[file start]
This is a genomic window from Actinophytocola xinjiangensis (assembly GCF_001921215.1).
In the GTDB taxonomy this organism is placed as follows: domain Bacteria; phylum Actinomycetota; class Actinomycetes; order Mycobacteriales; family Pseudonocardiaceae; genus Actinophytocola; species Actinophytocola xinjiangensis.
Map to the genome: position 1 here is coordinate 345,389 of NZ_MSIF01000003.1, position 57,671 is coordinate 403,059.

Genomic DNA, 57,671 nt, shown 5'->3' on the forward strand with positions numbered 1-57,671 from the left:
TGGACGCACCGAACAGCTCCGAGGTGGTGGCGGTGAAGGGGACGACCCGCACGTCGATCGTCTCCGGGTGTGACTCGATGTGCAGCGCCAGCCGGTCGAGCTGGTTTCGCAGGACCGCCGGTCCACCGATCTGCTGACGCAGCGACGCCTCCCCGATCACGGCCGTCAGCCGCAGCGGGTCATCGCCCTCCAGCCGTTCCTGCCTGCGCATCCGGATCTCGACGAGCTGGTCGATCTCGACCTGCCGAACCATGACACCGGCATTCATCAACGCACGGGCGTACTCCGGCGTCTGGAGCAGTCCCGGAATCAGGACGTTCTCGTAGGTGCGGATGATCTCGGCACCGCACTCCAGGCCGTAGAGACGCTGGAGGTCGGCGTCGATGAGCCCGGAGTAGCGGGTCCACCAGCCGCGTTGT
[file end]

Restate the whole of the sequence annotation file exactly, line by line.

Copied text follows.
This is a genomic window from Actinophytocola xinjiangensis (assembly GCF_001921215.1).
In the GTDB taxonomy this organism is placed as follows: domain Bacteria; phylum Actinomycetota; class Actinomycetes; order Mycobacteriales; family Pseudonocardiaceae; genus Actinophytocola; species Actinophytocola xinjiangensis.
Map to the genome: position 1 here is coordinate 345,389 of NZ_MSIF01000003.1, position 57,671 is coordinate 403,059.

Genomic DNA, 57,671 nt, shown 5'->3' on the forward strand with positions numbered 1-57,671 from the left:
TGGACGCACCGAACAGCTCCGAGGTGGTGGCGGTGAAGGGGACGACCCGCACGTCGATCGTCTCCGGGTGTGACTCGATGTGCAGCGCCAGCCGGTCGAGCTGGTTTCGCAGGACCGCCGGTCCACCGATCTGCTGACGCAGCGACGCCTCCCCGATCACGGCCGTCAGCCGCAGCGGGTCATCGCCCTCCAGCCGTTCCTGCCTGCGCATCCGGATCTCGACGAGCTGGTCGATCTCGACCTGCCGAACCATGACACCGGCATTCATCAACGCACGGGCGTACTCCGGCGTCTGGAGCAGTCCCGGAATCAGGACGTTCTCGTAGGTGCGGATGATCTCGGCACCGCACTCCAGGCCGTAGAGACGCTGGAGGTCGGCGTCGATGAGCCCGGAGTAGCGGGTCCACCAGCCGCGTTGT